A few months went by. At the time I was working as a school nurse, thus seldomly picking up hospital shifts. As a Resource nurse, or “float” nurse, I work on a dozen hospital units, filling in staffing gaps wherever I’m needed. Between this movement throughout the hospital, and my infrequent shifts, it was rare that I worked with the same patient twice. Yet when I picked up a shift over the February school break, there on my assignment was Steven O’Hearn, once again.
Steve and I quickly recognized each other. Again we talked of the woods, wildlife, and painting. He brought up his painting of “Manfield’s first snow” and this time he offered it to me. I hesitated. As a nurse we are instructed not to accept large gifts. This though, felt different. Steve spoke of donating pieces to raise money for good causes over the years. “That’s it!” I thought. I’ll donate the piece to Cold Hollow to Canada, to raise money for conservation, to protect our shared values of woods and wildlife.
But… I realized… the painting could end up in a home where the people didn’t know Steve. They might not picture his face when they see it, hold a memory, share a bond. So I accepted the painting, telling Steve I would make a donation to Cold Hollow to Canada for the price he’d listed it for at the gallery. His kind wife Robyn brought the painting in for me to take home. I see it everyday, and I think of them.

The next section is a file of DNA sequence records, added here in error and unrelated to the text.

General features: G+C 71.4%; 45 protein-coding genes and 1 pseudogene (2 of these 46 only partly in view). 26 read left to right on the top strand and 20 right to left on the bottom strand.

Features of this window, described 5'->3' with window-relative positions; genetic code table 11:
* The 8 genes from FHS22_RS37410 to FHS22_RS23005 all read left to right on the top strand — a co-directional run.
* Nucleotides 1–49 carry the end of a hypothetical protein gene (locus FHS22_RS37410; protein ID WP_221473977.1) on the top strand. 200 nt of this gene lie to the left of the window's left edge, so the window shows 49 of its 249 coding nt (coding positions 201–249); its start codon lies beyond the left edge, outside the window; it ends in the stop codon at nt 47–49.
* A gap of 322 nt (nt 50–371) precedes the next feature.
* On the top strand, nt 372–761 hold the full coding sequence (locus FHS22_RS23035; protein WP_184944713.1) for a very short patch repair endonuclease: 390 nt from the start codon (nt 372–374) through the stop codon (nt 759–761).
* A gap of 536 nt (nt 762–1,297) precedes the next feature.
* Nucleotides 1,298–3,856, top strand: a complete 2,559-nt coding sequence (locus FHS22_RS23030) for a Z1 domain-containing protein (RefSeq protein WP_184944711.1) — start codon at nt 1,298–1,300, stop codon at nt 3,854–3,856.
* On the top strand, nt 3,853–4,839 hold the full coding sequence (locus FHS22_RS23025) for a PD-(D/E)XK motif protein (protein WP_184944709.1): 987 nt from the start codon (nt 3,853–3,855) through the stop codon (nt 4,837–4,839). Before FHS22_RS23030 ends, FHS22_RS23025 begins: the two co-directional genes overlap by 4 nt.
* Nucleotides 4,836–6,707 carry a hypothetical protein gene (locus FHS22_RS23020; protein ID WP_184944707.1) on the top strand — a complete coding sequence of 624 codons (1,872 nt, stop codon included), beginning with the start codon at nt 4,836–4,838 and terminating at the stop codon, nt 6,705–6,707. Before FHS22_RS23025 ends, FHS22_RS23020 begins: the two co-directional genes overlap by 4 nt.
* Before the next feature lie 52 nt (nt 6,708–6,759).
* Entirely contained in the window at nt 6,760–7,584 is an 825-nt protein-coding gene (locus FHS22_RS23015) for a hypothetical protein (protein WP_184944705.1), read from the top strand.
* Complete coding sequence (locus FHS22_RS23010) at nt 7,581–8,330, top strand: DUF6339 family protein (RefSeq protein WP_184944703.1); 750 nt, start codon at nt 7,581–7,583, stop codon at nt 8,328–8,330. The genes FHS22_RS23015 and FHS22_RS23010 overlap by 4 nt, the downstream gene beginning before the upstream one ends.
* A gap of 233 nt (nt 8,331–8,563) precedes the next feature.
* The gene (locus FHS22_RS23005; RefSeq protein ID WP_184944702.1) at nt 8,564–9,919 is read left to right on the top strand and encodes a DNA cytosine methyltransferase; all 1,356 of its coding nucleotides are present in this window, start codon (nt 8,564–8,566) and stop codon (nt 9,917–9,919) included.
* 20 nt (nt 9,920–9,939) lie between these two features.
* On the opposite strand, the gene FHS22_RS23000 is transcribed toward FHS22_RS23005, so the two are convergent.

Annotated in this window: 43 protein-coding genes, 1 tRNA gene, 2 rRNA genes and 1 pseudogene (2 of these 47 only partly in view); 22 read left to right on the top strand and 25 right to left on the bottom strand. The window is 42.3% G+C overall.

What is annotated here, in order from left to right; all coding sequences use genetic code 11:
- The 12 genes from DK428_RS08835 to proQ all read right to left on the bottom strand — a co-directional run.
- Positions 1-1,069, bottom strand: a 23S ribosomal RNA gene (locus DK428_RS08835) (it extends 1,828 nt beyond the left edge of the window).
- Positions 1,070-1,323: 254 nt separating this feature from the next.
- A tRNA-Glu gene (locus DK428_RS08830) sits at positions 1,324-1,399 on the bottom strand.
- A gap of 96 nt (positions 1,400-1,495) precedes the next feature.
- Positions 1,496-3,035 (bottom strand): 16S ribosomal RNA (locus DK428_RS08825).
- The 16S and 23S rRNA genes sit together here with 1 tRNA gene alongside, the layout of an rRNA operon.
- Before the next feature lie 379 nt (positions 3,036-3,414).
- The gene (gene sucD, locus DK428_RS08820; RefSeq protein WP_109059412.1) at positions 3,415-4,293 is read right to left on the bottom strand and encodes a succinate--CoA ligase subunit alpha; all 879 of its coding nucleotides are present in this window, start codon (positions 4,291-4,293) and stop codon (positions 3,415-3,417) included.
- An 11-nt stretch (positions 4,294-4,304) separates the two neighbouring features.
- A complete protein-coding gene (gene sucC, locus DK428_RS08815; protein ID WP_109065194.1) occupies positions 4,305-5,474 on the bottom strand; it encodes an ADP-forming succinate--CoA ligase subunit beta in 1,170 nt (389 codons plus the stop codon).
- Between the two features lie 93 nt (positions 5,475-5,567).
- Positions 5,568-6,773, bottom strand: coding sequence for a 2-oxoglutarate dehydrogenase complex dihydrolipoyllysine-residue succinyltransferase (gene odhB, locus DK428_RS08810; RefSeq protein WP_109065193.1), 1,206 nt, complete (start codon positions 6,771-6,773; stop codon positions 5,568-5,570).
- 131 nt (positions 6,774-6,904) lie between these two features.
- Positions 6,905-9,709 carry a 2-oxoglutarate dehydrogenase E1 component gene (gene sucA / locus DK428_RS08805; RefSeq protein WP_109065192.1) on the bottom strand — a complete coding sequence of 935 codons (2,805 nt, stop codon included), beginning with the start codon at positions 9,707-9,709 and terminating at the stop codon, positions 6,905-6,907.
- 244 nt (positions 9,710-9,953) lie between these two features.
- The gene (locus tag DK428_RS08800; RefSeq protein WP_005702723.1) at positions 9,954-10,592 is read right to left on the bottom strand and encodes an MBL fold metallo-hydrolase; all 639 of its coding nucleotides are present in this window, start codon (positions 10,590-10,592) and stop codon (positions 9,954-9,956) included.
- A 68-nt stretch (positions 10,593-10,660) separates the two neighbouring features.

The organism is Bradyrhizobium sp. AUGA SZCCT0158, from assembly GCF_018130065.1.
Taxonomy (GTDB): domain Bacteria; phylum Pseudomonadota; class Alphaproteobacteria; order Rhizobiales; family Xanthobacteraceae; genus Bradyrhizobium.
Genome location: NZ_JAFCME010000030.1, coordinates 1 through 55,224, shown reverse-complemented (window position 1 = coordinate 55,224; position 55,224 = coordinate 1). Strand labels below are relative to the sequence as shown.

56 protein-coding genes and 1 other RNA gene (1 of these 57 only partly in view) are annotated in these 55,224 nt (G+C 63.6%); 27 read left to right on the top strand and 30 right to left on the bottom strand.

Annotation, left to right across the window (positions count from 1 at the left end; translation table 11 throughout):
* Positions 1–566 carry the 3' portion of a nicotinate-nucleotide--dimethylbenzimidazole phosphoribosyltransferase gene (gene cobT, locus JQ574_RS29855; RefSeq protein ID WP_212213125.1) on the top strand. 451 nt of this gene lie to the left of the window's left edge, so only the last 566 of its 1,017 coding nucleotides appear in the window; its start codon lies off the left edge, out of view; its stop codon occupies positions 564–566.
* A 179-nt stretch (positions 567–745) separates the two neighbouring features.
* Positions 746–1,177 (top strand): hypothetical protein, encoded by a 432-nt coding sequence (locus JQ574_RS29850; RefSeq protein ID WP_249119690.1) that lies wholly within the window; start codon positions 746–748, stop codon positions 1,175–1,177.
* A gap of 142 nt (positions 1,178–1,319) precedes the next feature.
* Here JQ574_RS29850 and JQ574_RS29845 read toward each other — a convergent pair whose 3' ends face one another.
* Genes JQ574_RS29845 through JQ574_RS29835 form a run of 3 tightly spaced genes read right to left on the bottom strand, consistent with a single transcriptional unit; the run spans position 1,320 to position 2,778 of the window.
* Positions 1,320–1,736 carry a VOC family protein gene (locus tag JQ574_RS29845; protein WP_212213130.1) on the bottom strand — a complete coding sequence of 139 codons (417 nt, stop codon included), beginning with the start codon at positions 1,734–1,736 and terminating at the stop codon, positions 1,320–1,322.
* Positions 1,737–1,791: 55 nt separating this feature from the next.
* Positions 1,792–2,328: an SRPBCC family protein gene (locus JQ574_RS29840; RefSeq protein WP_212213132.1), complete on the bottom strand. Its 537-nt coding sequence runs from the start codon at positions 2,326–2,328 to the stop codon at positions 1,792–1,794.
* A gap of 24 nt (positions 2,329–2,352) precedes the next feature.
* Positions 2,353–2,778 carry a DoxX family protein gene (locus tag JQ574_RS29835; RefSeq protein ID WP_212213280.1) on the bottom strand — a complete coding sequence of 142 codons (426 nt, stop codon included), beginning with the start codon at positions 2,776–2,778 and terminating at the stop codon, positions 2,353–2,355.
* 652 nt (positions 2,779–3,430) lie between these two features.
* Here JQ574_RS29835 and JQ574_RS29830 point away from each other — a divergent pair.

Something in me said to wait until Giving Tuesday to make my donation. November 2022 rolled around and others at CHC came up with the idea to raise money for trail cameras. How fitting. I could not think of a better way to honor Steve than to donate money to fund just the thing that brought us together in the first place. I made my donation, and out of curiosity, decided to google Steve’s name. I hadn’t seen him since winter. The search brought up his obituary. I actually felt my heart sink in my chest. It’s not a new feeling. It doesn’t get easier.
I finally got myself out hunting this year. I put in many days among the hills and ridges depicted in Steve’s painting. I saw nine deer in those woods overall, none of them bucks. I didn't come home with any meat. It didn’t matter. Every time I saw a deer I was overcome with awe and elation, the very emotions I saw in Steve’s face on the morning we met.
Thank you to everyone who donated to CHC’s Giving Tuesday fundraising campaign. We raised $1500 which will fund new trail cameras and education for volunteer trackers. My hope is that the imagery captured will lead to awe and elation in others, furthering connection, awareness, and a desire to protect the forests of Vermont. As we like to say at Cold Hollow to Canada “You only see what you know, love what you see, and protect what you love.”